Dignified And Diligent Hodgson Takes A Footballing Era Into Retirement With Him

The Watford boss retires at 74 after Watford's trip to Chelsea on Sunday
19:00, 20 May 2022

It is fair comment to suggest Roy Hodgson might not have enjoyed such a long career had he chosen stand-up comedy instead of football management.

Sunday’s away match for Watford at Chelsea has been totted up as his 1231st game in the dugout over 46 years. It’s hard to imagine football’s most earnest old soldier enjoying as many nights on stage at The Palladium.

Like many veteran entertainers though, Hodgson is bowing out for the second time. The final time, so he says. He could not resist an encore with doomed Watford this season but has decided it’s time to quit the stage.

Fittingly, when asked this week what he would not miss about management, bookish Hodgson cited the handball law. Nothing about prima-donna players, barmy chairmen, blood pressure, stress, wild women, the adrenaline surges of life in rock ‘n’ roll football.

He hasn’t even won anything of any note. A couple of Swedish league titles and runner-up in the old UEFA Cup and Europa League. Yet there is something about Hodgson that has appealed to football clubs and football nations across Europe that will be sorely missed.

In a week when dignity in football has been sorely tested with fans attacking players and managers kicking supporters, Hodgson’s impending retirement is a symbol of changing times.


Whether or not you like his bookish personality, maybe you don’t rate him as a manager, nobody should disregard Hodgson’s honesty and integrity.

His high point in English football must surely be his achievement of taking Fulham to the Europa League final in 2010. London’s oldest but smallest Premier League club knocked out a Juventus team including Fabio Cannavaro and David Trezeguet en route.

By the time of the final in Hamburg, Fulham were the only English side left in Europe. When asked to sum up how it felt to be flying the flag for entire nation against massive favourites Atletico Madrid, Hodgson puffed out his chest and responded: “Hopefully we can do our bit for the Uefa coefficient.”

Galvanising? No. Plain and simple? Yes, and underlining his focus on detail rather than airy romance. That is the gift you get from Hodgson.

Even now, senior figures at Fulham rate him as arguably the best manager they have ever had. The European run is immortal, yes, but also his character and personality which, though dry as the Sahara, charmed the entire club.

Hodgson was a mere slip of a boy at 62 when he led Fulham in that epic season. Yet he still took training every day, in his tracksuit. Plonked in the middle of a crowd of boys roughly a third his age.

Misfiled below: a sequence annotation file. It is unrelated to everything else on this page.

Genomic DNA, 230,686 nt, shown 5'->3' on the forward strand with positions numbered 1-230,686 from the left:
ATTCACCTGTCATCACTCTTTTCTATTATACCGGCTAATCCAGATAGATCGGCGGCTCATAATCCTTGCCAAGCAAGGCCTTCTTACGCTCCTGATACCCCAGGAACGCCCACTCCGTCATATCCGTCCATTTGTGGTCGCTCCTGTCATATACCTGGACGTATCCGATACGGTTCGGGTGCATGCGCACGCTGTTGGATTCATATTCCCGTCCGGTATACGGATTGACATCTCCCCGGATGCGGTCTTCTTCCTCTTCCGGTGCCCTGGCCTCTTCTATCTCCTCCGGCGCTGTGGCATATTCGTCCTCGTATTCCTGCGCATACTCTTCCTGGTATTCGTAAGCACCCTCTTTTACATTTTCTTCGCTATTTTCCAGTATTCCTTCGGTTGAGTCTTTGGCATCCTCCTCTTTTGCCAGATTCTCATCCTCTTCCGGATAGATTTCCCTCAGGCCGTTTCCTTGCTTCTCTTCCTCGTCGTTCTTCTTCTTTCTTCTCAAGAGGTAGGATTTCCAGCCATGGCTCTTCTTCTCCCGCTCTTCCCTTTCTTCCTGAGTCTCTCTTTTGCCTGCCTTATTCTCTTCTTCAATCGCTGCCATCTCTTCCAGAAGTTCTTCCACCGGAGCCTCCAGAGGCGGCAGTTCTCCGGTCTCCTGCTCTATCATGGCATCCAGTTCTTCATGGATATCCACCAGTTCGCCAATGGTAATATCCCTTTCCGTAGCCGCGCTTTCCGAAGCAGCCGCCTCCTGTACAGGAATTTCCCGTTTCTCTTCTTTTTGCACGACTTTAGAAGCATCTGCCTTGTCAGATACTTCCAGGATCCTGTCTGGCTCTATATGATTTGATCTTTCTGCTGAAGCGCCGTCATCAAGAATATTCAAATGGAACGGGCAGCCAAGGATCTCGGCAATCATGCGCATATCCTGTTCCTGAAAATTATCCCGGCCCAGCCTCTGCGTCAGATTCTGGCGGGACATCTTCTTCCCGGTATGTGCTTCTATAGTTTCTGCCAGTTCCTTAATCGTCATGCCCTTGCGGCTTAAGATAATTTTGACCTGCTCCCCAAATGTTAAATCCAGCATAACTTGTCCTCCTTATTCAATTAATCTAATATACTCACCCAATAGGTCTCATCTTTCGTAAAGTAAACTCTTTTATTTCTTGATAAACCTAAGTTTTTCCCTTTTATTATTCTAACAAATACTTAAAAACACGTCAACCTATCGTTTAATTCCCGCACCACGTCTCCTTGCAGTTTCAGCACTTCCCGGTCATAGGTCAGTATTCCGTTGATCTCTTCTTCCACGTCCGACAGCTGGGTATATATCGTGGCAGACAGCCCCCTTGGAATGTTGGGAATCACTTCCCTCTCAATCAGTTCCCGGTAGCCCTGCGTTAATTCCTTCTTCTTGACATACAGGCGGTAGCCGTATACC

Staff watching from the windows of the club’s cosy training ground hub marvelled at how sessions would stop, start, stop, start to the tune of Roy’s whistle. The old boy was so obsessed with the nitty gritty that he would physically stop his players and manhandle them into the right position - even if it was only a couple of degrees’ adjustment.

Normally footballers would rail against such OCD behaviour, especially from someone who only played non-league. But as one senior Fulham source told me this week: “They couldn’t argue because we were bloody well winning!"

Hodgson has become known as an expert at improving players - a dab hand at organising those who can be coached. And that has perhaps been his downfall.

It’s one thing telling Pascal Zuberbuhler where to stand for crosses at Fulham. But at Liverpool, stopping Steven Gerrard in his tracks to swivel his shoulders 0.5 degrees towards true North at corners is not really addressing the problem.

Yet nothing could keep Hodgson away from football and vice versa. He lasted just six months at Anfield but was back in work just weeks after getting the sack - with West Brom. It was a better fit and he stabilised the club in the Premier League.

As England boss he will be remembered for the Iceland disaster and the embarrassing end to the Euro 2016 campaign, plus the public way he announced the end of Rio Ferdinand’s international career to a carriage full of Tube passengers… Pilloried for being honest when asked a question by a fellow traveller.

Those old-fashioned values may be out of step with modern football, in an era of closet breakaway leagues, increasing violence and money talking louder than ever.

It is sad to see Hodgson go, but please, don’t come back. For your own sake.


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